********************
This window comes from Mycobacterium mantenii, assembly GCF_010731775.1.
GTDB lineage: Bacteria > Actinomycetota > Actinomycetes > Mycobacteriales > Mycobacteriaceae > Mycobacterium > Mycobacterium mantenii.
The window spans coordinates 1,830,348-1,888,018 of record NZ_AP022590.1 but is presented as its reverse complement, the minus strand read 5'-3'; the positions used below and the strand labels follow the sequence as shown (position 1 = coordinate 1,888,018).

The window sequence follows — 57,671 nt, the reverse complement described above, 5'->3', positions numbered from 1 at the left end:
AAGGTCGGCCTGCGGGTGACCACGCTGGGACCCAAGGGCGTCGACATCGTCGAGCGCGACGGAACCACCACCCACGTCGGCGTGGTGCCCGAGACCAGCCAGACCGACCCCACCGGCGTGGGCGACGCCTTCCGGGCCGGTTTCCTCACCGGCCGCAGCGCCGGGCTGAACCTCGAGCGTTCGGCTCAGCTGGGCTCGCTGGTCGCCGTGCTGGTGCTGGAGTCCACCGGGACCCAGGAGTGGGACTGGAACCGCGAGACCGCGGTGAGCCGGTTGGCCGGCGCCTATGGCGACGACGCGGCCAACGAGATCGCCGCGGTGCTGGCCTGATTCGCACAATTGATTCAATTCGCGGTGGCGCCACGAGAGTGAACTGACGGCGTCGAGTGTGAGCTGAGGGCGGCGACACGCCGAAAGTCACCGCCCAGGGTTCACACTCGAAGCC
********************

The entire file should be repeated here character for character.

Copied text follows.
This window comes from Mycobacterium mantenii, assembly GCF_010731775.1.
GTDB lineage: Bacteria > Actinomycetota > Actinomycetes > Mycobacteriales > Mycobacteriaceae > Mycobacterium > Mycobacterium mantenii.
The window spans coordinates 1,830,348-1,888,018 of record NZ_AP022590.1 but is presented as its reverse complement, the minus strand read 5'-3'; the positions used below and the strand labels follow the sequence as shown (position 1 = coordinate 1,888,018).

The window sequence follows — 57,671 nt, the reverse complement described above, 5'->3', positions numbered from 1 at the left end:
AAGGTCGGCCTGCGGGTGACCACGCTGGGACCCAAGGGCGTCGACATCGTCGAGCGCGACGGAACCACCACCCACGTCGGCGTGGTGCCCGAGACCAGCCAGACCGACCCCACCGGCGTGGGCGACGCCTTCCGGGCCGGTTTCCTCACCGGCCGCAGCGCCGGGCTGAACCTCGAGCGTTCGGCTCAGCTGGGCTCGCTGGTCGCCGTGCTGGTGCTGGAGTCCACCGGGACCCAGGAGTGGGACTGGAACCGCGAGACCGCGGTGAGCCGGTTGGCCGGCGCCTATGGCGACGACGCGGCCAACGAGATCGCCGCGGTGCTGGCCTGATTCGCACAATTGATTCAATTCGCGGTGGCGCCACGAGAGTGAACTGACGGCGTCGAGTGTGAGCTGAGGGCGGCGACACGCCGAAAGTCACCGCCCAGGGTTCACACTCGAAGCC